Chanda Kochhar, the former head of ICICI Bank, and her husband Deepak were arrested on December 23, 2022. I have been tracking the developments related to her and the ‘high value’ loans she alleged has made available to the Videocon group, ever since the story was broken in 2018. However, my reason for doing so isn’t so much for the enormity of the alleged scam. Nirav [Modi] and Mehul [Choksi] have proven that they can do far better. When it comes to plundering at scale, some of our industrialists seem to be breaking new ground ever so often. More frequently than even unicorns get minted!
This case and its developments were of particular interest to me because Chanda Kochhar’s career in ICICI started in an office that she shared with me and another colleague at the erstwhile ICICI Bank, known as the Industrial Credit and Investment Corporation of India (ICICI). It was in 1984, if memory serves me right. She had just completed MBA from the Jamnalal Bajaj Institute of Management Studies, literally next door to the Mumbai office of ICICI, just north of Nariman Point, with a gold medal. She was also a qualified cost accountant by then, over and above being an economics graduate.
Very soon all of us realised that Kochhar was destined to be a star amongst all of us young credit professionals who had joined ICICI Bank then as ‘junior officers’. She was the picture of quiet efficiency who could, for example, count in a jiffy, pages and pages of numbers, two digits at a time. What added an element of magic to her early career was the daily evening visit of a young, man, handsome enough to be in the movies or in modelling. Some of us who knew her were introduced to Deepak Kochhar, and the two had decided to tie the knot.
Since then, over the years, we all watched her career race ahead, not without the tinge of understandable envy. Apart from her sheer brilliance as a finance professional, she seemed to navigate the institutional rapids of ICICI, one of the three most significant financial institutions at that time, well; presumably with a little help from a few in the ICICI leadership who had spotted her potential to lead the corporation one day.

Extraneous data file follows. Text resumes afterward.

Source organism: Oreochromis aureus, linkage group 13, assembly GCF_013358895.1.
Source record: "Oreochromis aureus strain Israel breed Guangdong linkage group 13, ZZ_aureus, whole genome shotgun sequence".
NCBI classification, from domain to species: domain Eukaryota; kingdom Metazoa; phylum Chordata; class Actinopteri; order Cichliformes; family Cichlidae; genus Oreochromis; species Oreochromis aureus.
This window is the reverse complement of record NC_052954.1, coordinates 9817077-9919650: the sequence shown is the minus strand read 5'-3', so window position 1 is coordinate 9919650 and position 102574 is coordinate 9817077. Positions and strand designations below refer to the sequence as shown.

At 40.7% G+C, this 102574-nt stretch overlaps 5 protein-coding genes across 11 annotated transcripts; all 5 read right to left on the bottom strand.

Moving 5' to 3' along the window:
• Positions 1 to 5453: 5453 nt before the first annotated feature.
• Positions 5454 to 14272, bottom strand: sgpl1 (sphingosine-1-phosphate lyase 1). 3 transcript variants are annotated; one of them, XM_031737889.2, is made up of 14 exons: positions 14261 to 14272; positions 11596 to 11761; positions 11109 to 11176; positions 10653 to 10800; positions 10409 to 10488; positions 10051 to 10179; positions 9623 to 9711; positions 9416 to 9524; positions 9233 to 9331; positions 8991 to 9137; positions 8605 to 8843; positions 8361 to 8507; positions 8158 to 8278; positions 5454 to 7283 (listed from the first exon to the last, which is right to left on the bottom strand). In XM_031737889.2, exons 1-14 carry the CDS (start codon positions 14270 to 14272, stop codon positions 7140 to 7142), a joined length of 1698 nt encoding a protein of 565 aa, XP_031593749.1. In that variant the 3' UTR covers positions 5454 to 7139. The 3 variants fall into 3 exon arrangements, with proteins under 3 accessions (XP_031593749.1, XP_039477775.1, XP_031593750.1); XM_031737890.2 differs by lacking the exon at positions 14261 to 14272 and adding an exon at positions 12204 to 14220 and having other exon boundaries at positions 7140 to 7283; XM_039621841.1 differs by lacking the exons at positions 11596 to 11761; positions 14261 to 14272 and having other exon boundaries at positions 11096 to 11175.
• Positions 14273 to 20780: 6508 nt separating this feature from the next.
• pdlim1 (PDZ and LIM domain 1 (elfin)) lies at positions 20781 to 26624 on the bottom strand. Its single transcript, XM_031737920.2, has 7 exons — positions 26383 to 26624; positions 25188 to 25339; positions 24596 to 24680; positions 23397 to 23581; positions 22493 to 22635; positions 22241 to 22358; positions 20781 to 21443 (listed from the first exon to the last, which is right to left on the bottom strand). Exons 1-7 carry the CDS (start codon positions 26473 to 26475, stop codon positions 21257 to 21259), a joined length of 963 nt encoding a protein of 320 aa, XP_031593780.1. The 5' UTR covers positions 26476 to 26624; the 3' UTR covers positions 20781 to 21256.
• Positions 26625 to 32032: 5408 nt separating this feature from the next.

Chanda was soon part of the brilliant constellation of highly successful female executives of ICICI who had broken the glass ceiling—Lalita Gupte, Shikha Sharma, Kalpana Morparia, Vedika Bhandarkar, Renuka Ramnath, Madhabi Puri Buch, Vishakha Mulye, and many more. All of them eventually went on to make a name for themselves outside ICICI too.
None of us, however, seemed to have noticed anything about the young and rising star, to suggest this unfortunate denouement one day. She was a perfect picture of work-life balance, making time for her family and her religious pursuits in the midst of running a business.
As I tracked the progress of this case over the past five years, the inescapable question that kept crossing my mind was if the alleged improper loans were the result of a leader gone astray? Or that of a corporate governance system that did not seem to be doing its job? Or was it above all symptomatic of a larger malaise in our society that seemed to place pecuniary gain above all else?
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Legal processes will take its course to uncover the truth and the role that Chanda Kochhar played in this episode. The media will meanwhile feed the frenzy of a society that seems to wait for its daily dose of scandal, like the people of Rome baying for justice against Brutus.
But I believe a few observations about the state of governance and business leadership would not be out of place, even as we await the legal verdict that may not come any time soon.
Banks are known to have improved their processes of lending, inter alia, to pre-empt decision makers from using their authority to dish out favours and/or otherwise to line their own pockets—even if it was almost always a case of locking the stables after the horses had fled.
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The accounts in the press suggest that ICICI Bank had similar internal supervisory mechanisms in place. The question, therefore, that one might want to ask is not so much how one individual managed to get the committee to vote as she wanted it to, but how the system allowed such decisions to be made.